Phototherapy for atopic eczema

Annelie H. Musters (Lead / Corresponding author), Soudeh Mashayekhi, Carsten Flohr, Aaron M. Drucker, Louise Gerbens, John Ferguson, Sally Ibbotson, Robert S. Dawe, Floor Garritsen, Marijke Brouwer, Jacqueline Limpens, Stephanie J. Lax, Jane Harvey, Phyllis I. Spuls

Research output: Contribution to journalArticlepeer-review

1 Citation (Scopus)

Abstract

Background: Atopic eczema (AE), also known as atopic dermatitis, is a chronic inflammatory skin condition that causes significant burden. Phototherapy is sometimes used to treat AE when topical treatments, such as corticosteroids, are insufficient or poorly tolerated.

Objectives: To assess the effects of phototherapy for treating AE.

Search methods: We searched the Cochrane Skin Specialised Register, CENTRAL, MEDLINE, Embase, and ClinicalTrials.gov to January 2021.

Selection criteria: We included randomised controlled trials in adults or children with any subtype or severity of clinically diagnosed AE. Eligible comparisons were any type of phototherapy versus other forms of phototherapy or any other treatment, including placebo or no treatment.

Data collection and analysis: We used standard Cochrane methodology. For key findings, we used RoB 2.0 to assess bias, and GRADE to assess certainty of the evidence. Primary outcomes were physician‐assessed signs and patient‐reported symptoms. Secondary outcomes were Investigator Global Assessment (IGA), health‐related quality of life (HRQoL), safety (measured as withdrawals due to adverse events), and long‐term control.

Main results: We included 32 trials with 1219 randomised participants, aged 5 to 83 years (mean: 28 years), with an equal number of males and females. Participants were recruited mainly from secondary care dermatology clinics, and study duration was, on average, 13 weeks (range: 10 days to one year). We assessed risk of bias for all key outcomes as having some concerns or high risk, due to missing data, inappropriate analysis, or insufficient information to assess selective reporting.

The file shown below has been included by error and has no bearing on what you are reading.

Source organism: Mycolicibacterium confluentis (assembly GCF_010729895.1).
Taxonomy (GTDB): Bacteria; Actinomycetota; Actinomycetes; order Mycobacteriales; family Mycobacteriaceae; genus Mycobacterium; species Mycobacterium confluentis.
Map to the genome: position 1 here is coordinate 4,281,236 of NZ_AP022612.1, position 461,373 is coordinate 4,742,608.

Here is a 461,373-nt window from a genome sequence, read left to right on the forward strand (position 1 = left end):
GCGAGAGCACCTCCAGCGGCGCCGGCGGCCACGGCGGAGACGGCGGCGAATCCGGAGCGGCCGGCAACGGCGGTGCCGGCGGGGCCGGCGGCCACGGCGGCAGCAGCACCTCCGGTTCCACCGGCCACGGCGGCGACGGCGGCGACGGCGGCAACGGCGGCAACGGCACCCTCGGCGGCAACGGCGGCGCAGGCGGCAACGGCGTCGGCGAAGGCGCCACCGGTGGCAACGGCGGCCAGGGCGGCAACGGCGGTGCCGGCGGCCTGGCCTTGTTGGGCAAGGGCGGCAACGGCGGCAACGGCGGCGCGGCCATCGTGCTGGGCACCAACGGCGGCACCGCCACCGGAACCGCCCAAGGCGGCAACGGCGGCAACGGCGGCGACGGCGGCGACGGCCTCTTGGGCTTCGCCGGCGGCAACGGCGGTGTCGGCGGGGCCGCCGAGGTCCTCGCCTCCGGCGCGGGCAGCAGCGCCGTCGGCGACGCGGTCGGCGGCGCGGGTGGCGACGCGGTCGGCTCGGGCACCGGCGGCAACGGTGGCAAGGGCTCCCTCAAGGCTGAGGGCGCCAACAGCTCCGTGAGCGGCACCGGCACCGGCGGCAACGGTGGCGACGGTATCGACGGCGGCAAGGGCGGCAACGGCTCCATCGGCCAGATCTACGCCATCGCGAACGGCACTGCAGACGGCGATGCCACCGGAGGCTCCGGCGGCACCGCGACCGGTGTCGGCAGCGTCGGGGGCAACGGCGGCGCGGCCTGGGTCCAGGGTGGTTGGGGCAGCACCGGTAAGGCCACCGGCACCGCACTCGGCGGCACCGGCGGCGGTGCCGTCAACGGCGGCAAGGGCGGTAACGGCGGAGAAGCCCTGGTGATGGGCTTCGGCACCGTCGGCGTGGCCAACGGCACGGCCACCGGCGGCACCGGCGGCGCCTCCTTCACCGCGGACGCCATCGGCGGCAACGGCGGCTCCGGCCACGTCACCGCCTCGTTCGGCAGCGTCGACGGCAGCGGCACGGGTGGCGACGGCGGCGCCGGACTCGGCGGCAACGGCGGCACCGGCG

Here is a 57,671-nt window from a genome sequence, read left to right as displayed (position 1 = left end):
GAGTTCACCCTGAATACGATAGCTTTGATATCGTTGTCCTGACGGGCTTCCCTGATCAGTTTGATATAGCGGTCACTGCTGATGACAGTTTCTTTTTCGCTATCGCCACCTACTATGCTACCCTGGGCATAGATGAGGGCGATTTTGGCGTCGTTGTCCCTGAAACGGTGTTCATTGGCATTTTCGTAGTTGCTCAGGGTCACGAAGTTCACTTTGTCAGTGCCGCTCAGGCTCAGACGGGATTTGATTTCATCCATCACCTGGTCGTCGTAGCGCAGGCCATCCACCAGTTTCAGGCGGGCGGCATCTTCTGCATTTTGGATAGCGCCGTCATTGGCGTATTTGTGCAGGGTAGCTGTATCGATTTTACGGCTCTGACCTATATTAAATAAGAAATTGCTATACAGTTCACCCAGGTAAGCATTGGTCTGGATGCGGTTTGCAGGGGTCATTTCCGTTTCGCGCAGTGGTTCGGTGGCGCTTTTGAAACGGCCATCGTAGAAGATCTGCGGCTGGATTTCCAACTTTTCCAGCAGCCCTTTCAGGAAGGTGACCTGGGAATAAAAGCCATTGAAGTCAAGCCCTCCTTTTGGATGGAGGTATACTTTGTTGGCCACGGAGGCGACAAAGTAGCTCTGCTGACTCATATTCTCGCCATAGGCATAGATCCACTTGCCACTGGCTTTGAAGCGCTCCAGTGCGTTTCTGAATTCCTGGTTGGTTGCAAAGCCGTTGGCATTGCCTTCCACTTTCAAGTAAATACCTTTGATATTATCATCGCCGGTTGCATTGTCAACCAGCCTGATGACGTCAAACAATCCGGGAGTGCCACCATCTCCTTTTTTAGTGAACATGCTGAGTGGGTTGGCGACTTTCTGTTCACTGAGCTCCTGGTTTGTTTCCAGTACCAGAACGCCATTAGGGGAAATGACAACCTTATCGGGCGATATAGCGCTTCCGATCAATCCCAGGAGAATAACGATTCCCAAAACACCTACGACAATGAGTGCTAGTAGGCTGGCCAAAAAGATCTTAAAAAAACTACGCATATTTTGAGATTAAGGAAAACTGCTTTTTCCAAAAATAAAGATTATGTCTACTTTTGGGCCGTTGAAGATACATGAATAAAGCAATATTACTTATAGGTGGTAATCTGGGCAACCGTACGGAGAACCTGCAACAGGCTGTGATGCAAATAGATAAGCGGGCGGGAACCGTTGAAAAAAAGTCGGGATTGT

Assessed interventions included: narrowband ultraviolet B (NB‐UVB; 13 trials), ultraviolet A1 (UVA1; 6 trials), broadband ultraviolet B (BB‐UVB; 5 trials), ultraviolet AB (UVAB; 2 trials), psoralen plus ultraviolet A (PUVA; 2 trials), ultraviolet A (UVA; 1 trial), unspecified ultraviolet B (UVB; 1 trial), full spectrum light (1 trial), Saalmann selective ultraviolet phototherapy (SUP) cabin (1 trial), saltwater bath plus UVB (balneophototherapy; 1 trial), and excimer laser (1 trial). Comparators included placebo, no treatment, another phototherapy, topical treatment, or alternative doses of the same treatment.

Results for key comparisons are summarised (for scales, lower scores are better):

NB‐UVB versus placebo/no treatment

There may be a larger reduction in physician‐assessed signs with NB‐UVB compared to placebo after 12 weeks of treatment (mean difference (MD) ‐9.4, 95% confidence interval (CI) ‐3.62 to ‐15.18; 1 trial, 41 participants; scale: 0 to 90). Two trials reported little difference between NB‐UVB and no treatment (37 participants, four to six weeks of treatment); another reported improved signs with NB‐UVB versus no treatment (11 participants, nine weeks of treatment).

NB‐UVB may increase the number of people reporting reduced itch after 12 weeks of treatment compared to placebo (risk ratio (RR) 1.72, 95% CI 1.10 to 2.69; 1 trial, 40 participants). Another trial reported very little difference in itch severity with NB‐UVB (25 participants, four weeks of treatment).